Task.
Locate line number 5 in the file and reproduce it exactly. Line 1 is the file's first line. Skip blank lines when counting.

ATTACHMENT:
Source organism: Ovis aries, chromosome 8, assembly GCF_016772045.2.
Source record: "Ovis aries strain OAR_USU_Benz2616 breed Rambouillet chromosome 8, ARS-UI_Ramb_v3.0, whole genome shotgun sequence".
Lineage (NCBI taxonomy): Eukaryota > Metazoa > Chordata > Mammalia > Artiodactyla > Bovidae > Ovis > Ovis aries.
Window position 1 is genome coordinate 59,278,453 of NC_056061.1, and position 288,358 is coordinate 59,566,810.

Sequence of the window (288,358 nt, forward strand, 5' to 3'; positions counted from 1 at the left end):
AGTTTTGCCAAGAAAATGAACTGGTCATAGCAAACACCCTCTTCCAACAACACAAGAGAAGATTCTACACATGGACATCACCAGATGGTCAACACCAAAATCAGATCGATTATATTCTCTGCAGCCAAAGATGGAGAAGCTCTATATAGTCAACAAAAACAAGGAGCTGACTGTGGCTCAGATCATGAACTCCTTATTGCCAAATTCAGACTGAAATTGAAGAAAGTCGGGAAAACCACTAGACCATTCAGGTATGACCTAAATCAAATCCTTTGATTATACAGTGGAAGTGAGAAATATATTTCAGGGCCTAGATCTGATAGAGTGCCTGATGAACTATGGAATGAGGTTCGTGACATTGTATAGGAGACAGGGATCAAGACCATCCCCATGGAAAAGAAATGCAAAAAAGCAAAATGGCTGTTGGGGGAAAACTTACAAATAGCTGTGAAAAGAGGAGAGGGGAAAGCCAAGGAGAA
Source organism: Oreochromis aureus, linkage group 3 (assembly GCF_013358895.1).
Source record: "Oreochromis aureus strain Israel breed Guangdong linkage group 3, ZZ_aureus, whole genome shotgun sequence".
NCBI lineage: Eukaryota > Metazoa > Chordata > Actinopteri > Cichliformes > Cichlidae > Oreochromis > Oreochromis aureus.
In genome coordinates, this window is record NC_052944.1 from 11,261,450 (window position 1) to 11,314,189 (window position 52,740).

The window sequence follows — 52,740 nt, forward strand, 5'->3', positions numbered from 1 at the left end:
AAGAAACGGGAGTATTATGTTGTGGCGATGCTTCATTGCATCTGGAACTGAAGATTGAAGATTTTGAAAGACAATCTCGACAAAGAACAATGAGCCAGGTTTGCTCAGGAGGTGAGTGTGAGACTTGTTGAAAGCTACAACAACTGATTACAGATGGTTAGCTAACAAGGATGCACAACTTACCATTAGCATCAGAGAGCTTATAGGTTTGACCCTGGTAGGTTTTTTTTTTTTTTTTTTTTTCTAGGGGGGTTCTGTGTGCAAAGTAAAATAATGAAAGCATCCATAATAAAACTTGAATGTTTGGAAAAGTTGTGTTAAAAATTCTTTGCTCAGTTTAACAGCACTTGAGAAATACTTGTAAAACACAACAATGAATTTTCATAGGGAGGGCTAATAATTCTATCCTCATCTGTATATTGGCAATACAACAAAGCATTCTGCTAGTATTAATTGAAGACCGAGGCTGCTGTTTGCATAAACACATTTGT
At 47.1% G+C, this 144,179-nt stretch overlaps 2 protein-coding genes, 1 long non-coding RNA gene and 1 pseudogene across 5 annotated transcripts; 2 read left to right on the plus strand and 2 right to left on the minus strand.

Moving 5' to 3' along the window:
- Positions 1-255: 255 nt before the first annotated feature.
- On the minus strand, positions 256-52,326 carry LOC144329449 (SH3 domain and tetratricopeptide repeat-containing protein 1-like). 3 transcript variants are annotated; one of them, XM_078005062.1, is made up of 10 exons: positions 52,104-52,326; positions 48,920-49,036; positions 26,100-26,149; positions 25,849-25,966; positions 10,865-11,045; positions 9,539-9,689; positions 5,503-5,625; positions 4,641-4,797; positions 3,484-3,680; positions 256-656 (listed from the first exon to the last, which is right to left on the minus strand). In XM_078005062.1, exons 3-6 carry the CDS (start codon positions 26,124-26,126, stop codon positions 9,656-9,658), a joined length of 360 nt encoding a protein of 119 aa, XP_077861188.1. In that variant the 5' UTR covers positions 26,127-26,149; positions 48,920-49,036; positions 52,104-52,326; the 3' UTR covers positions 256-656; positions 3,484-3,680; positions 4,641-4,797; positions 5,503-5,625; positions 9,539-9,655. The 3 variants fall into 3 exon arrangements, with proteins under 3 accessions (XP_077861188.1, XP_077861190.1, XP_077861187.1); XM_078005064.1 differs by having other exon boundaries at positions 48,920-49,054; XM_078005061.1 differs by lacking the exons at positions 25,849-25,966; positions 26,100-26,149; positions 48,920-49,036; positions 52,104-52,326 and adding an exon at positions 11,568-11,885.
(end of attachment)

Sequence of the window (288,358 nt, forward strand, 5' to 3'; positions counted from 1 at the left end):